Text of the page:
Millsap v. McDonnell Douglas Corp., No. 03-5124.

Decision Date21 May 2004
Docket NumberNo. 03-5124.
Citation368 F.3d 1246
PartiesJames R. MILLSAP; Jose Ramon; Cathy Kirby; Lawrence Wilson; Wanda Hunter; Rita Owens; Bob Kephart; Jim Cooper; Howard Bowlin; and Ray Peterson, for themselves and all others similarly situated, Plaintiffs-Appellees, v. McDONNELL DOUGLAS CORPORATION, Defendant-Appellant. United States Secretary of Labor; American Association of Retired People; United States Chamber of Commerce, Amici Curiae.
CourtU.S. Court of Appeals — Tenth Circuit

Paul W. Mollica of Meites, Mulder, Burger & Mollica, Chicago, IL (Thomas R. Meites, Michael M. Mulder, and Josie Raimond of Meites, Mulder, Burger & Mollica, Chicago, IL; Joseph R. Farris, Paula J. Quillan, and Jody R. Nathan of Feldman, Franden, Woodard, Farris & Boudreaux, Tulsa, OK; Bill Brumley of Brumley & Bishop, Tulsa, OK; and Christopher G. Mackaronis of Bell, Boyd & Lloyd, Washington D.C., with him on the briefs) for Plaintiffs-Appellees.

Thomas E. Wack of Bryan Cave, LLP, St. Louis, MO (Daniel S. Hoffman and Sean Connelly of Hoffman, Reilly, Pozner & Williamson LLP, Denver, CO; John W. Walbran of McDonnell-Douglas Corporation, St. Louis, MO, with him on the brief) for Defendant-Appellant.

Robin Springberg Parry of the United States Department of Labor, Washington D.C. (Howard M. Radzely, Acting Solicitor of Labor, Timothy D. Hauser, Associate Solicitor, Elizabeth Hopkins, and Mark E. Papadopoulos of the United States Department of Labor, Washington D.C., on the brief) for amicus curiae United States Secretary of Labor in support of Plaintiffs-Appellees.

Mary Ellen Signorille and Melvin R. Radowitz, Washington D.C., for amicus curiae American Association of Retired People in support of Plaintiffs-Appellees.

William J. Kilberg, Mark A. Perry, and Joseph B. Maher, of Gibson, Dunn & Crutcher LLP, Washington D.C.; Stephen A. Bokat and Ellen Dunham Bryant of the National Chamber Litigation Center, Washington D.C., for amicus curiae United States Chamber of Commerce in support of Defendant-Appellant.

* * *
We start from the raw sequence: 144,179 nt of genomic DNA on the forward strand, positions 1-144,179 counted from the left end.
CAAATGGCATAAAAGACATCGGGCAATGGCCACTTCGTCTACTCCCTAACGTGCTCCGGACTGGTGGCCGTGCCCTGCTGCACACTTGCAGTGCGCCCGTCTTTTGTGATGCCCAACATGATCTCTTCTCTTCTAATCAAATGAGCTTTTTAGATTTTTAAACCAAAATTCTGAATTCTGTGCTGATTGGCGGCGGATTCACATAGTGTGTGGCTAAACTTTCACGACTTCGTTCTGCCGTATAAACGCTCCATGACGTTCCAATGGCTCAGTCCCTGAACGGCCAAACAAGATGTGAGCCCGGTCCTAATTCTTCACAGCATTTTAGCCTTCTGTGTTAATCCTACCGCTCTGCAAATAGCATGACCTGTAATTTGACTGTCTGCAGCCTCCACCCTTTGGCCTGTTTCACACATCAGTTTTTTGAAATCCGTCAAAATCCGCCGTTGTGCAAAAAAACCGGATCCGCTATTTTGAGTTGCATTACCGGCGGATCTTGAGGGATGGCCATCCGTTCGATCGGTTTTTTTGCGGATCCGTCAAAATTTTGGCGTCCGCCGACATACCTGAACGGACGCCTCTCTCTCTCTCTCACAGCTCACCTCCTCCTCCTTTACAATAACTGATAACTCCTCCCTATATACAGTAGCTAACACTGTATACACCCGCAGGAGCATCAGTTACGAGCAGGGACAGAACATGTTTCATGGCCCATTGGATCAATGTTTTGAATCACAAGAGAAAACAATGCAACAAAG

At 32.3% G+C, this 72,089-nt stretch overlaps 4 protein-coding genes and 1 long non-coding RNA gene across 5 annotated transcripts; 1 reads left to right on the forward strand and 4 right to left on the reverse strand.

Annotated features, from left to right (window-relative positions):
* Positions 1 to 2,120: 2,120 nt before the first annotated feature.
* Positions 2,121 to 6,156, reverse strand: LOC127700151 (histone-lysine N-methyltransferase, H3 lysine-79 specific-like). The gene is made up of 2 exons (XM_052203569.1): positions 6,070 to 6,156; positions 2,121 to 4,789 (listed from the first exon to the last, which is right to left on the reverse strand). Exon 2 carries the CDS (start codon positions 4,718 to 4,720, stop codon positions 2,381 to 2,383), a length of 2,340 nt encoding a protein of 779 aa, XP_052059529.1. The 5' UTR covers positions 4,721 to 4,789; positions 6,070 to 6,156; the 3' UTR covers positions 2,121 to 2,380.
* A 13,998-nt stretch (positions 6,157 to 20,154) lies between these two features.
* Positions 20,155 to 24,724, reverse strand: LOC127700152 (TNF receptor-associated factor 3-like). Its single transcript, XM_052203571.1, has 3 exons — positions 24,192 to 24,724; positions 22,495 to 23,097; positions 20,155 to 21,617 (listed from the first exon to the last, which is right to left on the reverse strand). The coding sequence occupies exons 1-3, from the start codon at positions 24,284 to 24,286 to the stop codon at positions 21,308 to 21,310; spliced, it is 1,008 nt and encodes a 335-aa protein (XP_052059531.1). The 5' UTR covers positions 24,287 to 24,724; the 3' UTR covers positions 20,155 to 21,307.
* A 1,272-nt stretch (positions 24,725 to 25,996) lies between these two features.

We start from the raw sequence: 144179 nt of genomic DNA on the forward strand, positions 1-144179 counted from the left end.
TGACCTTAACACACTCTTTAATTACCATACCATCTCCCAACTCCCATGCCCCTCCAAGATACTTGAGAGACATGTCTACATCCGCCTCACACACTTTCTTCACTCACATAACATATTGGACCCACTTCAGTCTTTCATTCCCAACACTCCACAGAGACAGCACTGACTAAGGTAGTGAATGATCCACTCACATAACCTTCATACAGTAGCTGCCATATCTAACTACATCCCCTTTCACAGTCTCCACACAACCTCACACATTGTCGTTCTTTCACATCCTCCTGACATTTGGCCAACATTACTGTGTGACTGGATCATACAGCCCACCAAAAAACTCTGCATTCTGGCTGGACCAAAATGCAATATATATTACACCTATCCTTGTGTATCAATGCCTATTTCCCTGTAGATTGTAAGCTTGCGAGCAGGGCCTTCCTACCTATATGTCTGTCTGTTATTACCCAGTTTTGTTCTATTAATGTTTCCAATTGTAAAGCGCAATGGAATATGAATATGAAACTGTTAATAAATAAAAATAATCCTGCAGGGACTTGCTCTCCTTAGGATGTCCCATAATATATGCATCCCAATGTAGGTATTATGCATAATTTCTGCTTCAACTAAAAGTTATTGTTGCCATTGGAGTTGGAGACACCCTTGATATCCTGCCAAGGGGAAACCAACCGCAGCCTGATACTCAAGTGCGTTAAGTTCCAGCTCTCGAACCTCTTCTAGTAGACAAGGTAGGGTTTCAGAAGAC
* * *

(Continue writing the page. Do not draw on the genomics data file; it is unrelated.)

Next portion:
Before LUCERO, BALDOCK, and TYMKOVICH, Circuit Judges.*

BALDOCK, Circuit Judge.

Section 510 of the Employee Retirement Income Security Act of 1974, 29 U.S.C. §§ 1001-1461 (ERISA), proscribes interference with a participant's rights under a qualified benefit plan. Section 502(a)(3) of ERISA provides the plan participant with his exclusive remedies for a § 510 violation. Under § 502(a)(3), the participant may bring a civil action to (1) enjoin any act or practice which violates any provision of Title I of ERISA or the terms of the plan, or (2) obtain other appropriate equitable relief to redress such violations or enforce any provisions of Title I of ERISA or the terms of the plan. 29 U.S.C. § 1132(a)(3). We granted Defendant McDonnell Douglas Corporation's petition for interlocutory appeal in this class action to decide a controlling issue of law involving § 502(a)(3). See 28 U.S.C. § 1292(b); Fed. R.App. P. 5(a). The parties stipulated to and the district court certified the following issue for review:

[W]hether, in this ERISA § 510 case and as a result of Great-West Life & Annuity Ins. Co. v. Knudson, 534 U.S. 204, 122 S.Ct. 708, 151 L.Ed.2d 635 (2002), backpay (and, as a result, any other damages based upon backpay) are available as "appropriate equitable relief" to the class members pursuant to ERISA § 502(a)(3).

The district court answered yes and denied Defendant's motion seeking to preclude backpay as a potential remedy for the class. Reviewing the district court's resolution of the question of law de novo, we answer no and reverse.

I.

The facts are undisputed. Defendant manufactured and assembled military aircraft at a plant in Tulsa, Oklahoma. Defendant's employees at the plant participated in pension and/or health care plans qualified under ERISA. Defendant announced the closing of the Tulsa plant in December 1993. Defendant subsequently laid off all employees at the Tulsa plant. The Plaintiff class consists of 1,074 of those employees. Plaintiffs filed this action in 1994 alleging Defendant violated § 510 of ERISA. Section 510 provides in relevant part: "It shall be unlawful for any person to discharge ... or discriminate against a participant or beneficiary ... for the purpose of interfering with the attainment of any right to which such participant may become entitled under the plan [or Title I of ERISA.]" 29 U.S.C. § 1140. According to the complaint, Defendant closed the Tulsa plant to prevent Plaintiffs from attaining eligibility for benefits under their pension and health care plans. Plaintiffs requested damages, an order requiring Defendant to make restitution to their benefit plans, and any other equitable or remedial relief.1